Let $X^n$ be a compact Kähler manifold with $K_X$ semi-ample, i.e., a sufficiently high power of $K_X$ is basepoint free. The associated pluricanonical system $| K_X^{\ell} |$ furnishes a birational map $$f : X \dashrightarrow \mathbb{P}^{\dim H^0(X, K_X^{\ell})-1}$$ onto some normal projective variety $Y \subset \mathbb{P}^{\dim H^0(X, K_X^{\ell})-1}$ of dimension $\kappa(X)$. Here, $\kappa(X)$ denotes the Kodaira dimension of $X$. The semi-ampleness of $K_X$ further implies that $K_X^{\ell} \simeq f^{\ast} \mathcal{O}(1)$. In particular, for every $y \in Y$ that is not contained in the discriminant locus of $f$, $K_X^{\ell} \vert_{f^{-1}(y)} \simeq \mathcal{O}_{X_y}$. Since $f$ is a submersion near $f^{-1}(y)$, we have the adjunction-type relation $K_{f^{-1}(y)} \simeq K_X \vert_{f^{-1}(y)}$ and therefore the fibres of $f$ are Calabi--Yau manifolds of dimension $n- \kappa(X)$.

In the Kähler geometry literature, it is common to refer to this map $f$ as a Calabi--Yau fibration. My question may be extremely obvious, but nevertheless:

Question: Is this a fibration in the sense of homotopy theory, i.e., does this map satisfy the homotopy lifting property?


1 Answer 1


I would say that the answer is in general no.

Think of an elliptic surface $X$ with Kodaira dimension $1$ and whose elliptic fibration contains a cuspidal curve. Then the general fibre is not homotopically equivalent to the special one (the former is homeomorphic to $S^1 \times S^1$, the latter to $S^1$, in particular their fundamental groups are different), whereas all the fibres of a Hurewicz fibration have the same homotopy type.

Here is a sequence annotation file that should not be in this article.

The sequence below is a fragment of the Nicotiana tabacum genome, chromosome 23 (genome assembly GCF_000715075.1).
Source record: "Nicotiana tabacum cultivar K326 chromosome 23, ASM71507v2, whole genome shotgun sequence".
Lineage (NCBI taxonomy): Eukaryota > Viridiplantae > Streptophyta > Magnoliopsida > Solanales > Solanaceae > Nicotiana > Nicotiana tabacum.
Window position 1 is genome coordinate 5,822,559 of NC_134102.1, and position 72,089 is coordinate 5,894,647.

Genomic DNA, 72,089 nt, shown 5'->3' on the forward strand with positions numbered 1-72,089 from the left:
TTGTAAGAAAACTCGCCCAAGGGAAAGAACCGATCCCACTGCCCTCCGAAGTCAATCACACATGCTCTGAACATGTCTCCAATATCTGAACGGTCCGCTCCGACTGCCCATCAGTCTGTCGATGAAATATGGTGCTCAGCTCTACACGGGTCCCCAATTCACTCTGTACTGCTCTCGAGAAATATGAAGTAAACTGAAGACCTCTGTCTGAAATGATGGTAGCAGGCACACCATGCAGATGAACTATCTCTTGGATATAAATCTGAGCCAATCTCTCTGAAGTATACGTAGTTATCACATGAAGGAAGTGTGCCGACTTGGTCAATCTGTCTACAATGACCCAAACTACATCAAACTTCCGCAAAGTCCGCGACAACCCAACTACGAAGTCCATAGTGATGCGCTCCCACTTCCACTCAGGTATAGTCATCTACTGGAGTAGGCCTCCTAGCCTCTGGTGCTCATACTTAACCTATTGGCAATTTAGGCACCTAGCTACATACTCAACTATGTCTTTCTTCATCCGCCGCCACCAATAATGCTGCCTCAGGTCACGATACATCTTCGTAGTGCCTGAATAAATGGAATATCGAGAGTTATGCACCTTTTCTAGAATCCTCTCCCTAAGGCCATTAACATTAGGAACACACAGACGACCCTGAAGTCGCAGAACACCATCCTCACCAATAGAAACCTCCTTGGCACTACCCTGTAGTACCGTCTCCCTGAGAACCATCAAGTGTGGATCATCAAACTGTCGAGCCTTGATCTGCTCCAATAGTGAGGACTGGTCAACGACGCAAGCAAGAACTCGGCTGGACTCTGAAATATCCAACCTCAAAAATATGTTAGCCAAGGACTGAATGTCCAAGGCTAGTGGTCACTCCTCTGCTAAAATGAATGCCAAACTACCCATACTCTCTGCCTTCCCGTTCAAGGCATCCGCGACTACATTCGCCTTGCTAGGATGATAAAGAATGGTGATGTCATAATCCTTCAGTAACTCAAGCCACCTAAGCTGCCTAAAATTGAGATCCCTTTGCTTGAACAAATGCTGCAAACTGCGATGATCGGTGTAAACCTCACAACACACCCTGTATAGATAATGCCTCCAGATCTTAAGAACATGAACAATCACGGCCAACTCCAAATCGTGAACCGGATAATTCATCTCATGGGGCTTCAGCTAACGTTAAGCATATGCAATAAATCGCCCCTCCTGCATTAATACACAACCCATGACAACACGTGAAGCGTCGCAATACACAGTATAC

Edit. Actually, any elliptic surface $X$ with Kodaira dimension $1$ and whose elliptic fibration contains a nodal curve also provides a counterexample. In fact, a nodal cubic is homeomorphic to a torus "with one cycle shrunk away”; in particular, it has the homotopy type of $S^1 \vee S^2$ and the previous argument applies.

  • $\begingroup$ Thankyou! Do you have a reference for these homeomorphisms? Admittedly, I have never thought about homotopy types of the cuspoidal/nodal curves. $\endgroup$
    – AmorFati
    Commented Aug 14, 2020 at 20:55
  • 1
    $\begingroup$ It is rather elementary. The cuspidal cubic has affine equation $y^2=x^3$, and the projection $(x, \, y) \mapsto y$ induces a homeomorphism onto $\mathbb{P}^1$, which is topologically $S^2$. Regarding the nodal cubic, in can be seen as $\mathbb{P}^1$ with two points identified. Hence, topologically, we are identifying two points on $S^2$; this is clearly the same thing as shrinking a cycle on a torus, and the corresponding quotient space is homotopically equivalent to a sphere with a circle attached at a point. $\endgroup$ Commented Aug 14, 2020 at 21:24

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